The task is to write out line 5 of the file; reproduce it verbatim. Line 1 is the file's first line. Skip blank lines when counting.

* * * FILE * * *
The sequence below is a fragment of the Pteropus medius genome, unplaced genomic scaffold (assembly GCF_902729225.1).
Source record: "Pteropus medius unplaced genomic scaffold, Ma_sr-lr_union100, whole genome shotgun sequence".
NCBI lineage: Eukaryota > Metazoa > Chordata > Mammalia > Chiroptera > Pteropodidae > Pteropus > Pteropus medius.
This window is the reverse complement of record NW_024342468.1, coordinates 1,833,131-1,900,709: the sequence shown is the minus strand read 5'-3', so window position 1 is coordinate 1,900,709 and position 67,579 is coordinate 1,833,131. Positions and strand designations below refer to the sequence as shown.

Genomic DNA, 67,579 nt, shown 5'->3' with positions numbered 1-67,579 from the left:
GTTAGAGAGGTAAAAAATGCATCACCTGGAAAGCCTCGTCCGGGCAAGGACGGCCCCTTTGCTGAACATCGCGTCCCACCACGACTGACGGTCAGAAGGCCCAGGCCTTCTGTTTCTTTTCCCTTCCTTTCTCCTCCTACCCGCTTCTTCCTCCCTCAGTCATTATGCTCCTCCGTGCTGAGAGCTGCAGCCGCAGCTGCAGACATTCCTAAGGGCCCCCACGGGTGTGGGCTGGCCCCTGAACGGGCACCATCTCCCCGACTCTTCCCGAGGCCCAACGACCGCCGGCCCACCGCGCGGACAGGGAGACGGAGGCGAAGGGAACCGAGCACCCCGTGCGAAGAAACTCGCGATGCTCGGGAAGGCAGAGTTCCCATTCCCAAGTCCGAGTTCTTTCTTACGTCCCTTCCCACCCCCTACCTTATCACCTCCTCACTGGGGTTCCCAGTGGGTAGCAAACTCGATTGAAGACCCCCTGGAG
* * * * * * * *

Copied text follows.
Genomic DNA, 67,579 nt, shown 5'->3' with positions numbered 1-67,579 from the left: